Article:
Member states of the United Nations’ Human Rights Council voted to shut down the body's own mandate to investigate war crimes in Yemen’s civil war, dealing a major setback to those seeking accountability in the conflict.
Russia, Bahrain and 19 other countries voted against renewing the council’s mandate, shooting down a draft presented by European nations and Canada and led by the Netherlands.
Eighteen other nations, including the US, France, Germany, South Korea and Mexico voted in favor of the draft, while seven members of the council abstained. Ukraine did not register for the vote.
The failure marks the first time the UN’s human rights body has rejected a draft resolution in its 15-year history.
Saudi Arabia, which is not a party to the council and was thus unable to vote, has been accused of trying to shut down the experts’ investigation mandate in the past.
The experts found evidence in 2018 that all sides in the conflict have committed possible war crimes. Saudi Arabia, which has led the Gulf military coalition’s campaign against the Houthi rebels in Yemen since 2015, has also been accused of bombing hospitals and other civilian targets indiscriminately.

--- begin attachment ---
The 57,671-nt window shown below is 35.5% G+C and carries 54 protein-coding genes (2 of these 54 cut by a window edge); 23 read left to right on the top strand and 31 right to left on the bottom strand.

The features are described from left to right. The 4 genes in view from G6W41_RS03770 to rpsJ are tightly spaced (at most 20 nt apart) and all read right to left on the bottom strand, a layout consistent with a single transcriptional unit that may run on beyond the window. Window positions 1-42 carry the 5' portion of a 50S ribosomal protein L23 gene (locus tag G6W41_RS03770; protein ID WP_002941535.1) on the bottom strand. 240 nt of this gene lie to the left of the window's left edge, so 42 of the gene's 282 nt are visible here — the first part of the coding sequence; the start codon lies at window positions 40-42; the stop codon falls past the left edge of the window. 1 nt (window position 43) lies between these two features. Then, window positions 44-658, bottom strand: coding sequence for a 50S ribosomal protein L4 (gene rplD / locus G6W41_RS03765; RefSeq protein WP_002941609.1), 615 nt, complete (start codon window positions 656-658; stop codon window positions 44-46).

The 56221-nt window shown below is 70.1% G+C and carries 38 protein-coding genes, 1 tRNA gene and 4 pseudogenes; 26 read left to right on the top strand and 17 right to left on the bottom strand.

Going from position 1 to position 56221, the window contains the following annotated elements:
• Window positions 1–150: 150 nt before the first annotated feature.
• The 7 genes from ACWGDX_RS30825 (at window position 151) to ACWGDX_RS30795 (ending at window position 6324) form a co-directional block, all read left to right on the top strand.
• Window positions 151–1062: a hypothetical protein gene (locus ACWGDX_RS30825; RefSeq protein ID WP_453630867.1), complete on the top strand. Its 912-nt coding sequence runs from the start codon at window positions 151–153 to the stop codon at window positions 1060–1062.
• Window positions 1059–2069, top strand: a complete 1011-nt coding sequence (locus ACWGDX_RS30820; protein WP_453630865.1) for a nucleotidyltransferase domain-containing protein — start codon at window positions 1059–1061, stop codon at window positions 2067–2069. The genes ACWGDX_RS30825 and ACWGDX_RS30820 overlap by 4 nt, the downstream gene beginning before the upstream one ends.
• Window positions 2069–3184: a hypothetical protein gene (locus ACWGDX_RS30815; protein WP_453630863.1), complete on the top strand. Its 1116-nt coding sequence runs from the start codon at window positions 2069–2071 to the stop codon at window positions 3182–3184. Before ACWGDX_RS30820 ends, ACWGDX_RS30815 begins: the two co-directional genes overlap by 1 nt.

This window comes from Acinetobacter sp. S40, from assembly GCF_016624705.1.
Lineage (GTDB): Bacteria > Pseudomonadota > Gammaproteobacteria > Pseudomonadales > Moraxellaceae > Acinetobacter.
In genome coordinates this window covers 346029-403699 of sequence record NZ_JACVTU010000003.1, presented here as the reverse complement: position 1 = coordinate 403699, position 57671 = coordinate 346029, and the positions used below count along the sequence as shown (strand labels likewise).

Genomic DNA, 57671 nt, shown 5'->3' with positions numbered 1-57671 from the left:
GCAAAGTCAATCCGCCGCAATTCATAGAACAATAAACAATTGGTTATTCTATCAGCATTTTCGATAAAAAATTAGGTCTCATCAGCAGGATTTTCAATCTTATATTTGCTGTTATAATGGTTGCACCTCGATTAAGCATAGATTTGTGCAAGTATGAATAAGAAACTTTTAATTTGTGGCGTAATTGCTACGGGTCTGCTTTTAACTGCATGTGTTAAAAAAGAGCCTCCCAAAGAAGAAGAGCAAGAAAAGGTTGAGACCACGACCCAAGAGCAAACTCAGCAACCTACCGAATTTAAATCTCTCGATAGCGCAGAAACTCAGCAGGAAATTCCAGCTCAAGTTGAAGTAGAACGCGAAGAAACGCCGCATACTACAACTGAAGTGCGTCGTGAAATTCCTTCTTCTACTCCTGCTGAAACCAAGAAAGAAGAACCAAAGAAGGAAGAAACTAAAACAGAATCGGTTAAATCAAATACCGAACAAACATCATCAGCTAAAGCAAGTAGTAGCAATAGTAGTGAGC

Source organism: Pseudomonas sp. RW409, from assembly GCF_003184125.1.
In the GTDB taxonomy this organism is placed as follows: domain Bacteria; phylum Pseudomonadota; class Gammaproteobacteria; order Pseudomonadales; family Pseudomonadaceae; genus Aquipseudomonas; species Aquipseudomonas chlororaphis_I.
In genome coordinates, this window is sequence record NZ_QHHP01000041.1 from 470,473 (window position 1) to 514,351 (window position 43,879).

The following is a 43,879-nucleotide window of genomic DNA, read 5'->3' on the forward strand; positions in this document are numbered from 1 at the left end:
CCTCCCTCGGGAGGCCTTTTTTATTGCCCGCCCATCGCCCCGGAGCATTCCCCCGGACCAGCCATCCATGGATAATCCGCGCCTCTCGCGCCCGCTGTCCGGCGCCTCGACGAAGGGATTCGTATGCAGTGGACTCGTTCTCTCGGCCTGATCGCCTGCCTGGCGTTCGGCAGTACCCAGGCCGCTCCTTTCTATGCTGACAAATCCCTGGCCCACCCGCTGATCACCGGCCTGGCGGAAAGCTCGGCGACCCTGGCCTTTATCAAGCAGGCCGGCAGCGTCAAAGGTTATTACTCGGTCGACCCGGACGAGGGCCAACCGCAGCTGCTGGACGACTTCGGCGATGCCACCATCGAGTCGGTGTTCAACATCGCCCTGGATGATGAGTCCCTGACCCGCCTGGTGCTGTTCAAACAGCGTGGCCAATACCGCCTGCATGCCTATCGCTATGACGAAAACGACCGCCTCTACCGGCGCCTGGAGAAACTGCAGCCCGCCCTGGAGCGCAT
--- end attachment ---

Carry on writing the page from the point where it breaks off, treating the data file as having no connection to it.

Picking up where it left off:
Yemen’s civil war has triggered the world’s worst humanitarian catastrophe, according to the UN.
Bahrain’s ambassador to the UN, Yusuf Abdulkarim, said during today’s debate that the body’s investigations had “contributed to misinformation” about the situation on the ground in Yemen.
“I cannot help but feel that this council has failed the people of Yemen,” the Netherlands’ ambassador to the UN Peter Bekker said today.
“With this vote, the Council has effectively ended its reporting mandate. It has cut this lifeline of the Yemeni people to the international community,” Bekker said.
Michelle Bachelet, head of the UN’s human rights council, expressed exasperation before the council at the failure to renew its mandate, saying parties to the conflict continue to “act with little regard to their obligations under international human rights and humanitarian law.”
“Numerous attacks targeting or disproportionately impacting civilians or civilian objects during the past year may amount to war crimes,” Bachelet said today.
“Parties to the conflict also continue to commit extrajudicial killings, enforced disappearances, arbitrary detentions, torture, child recruitment and forced displacement, among other violations and abuses of international human rights and humanitarian law."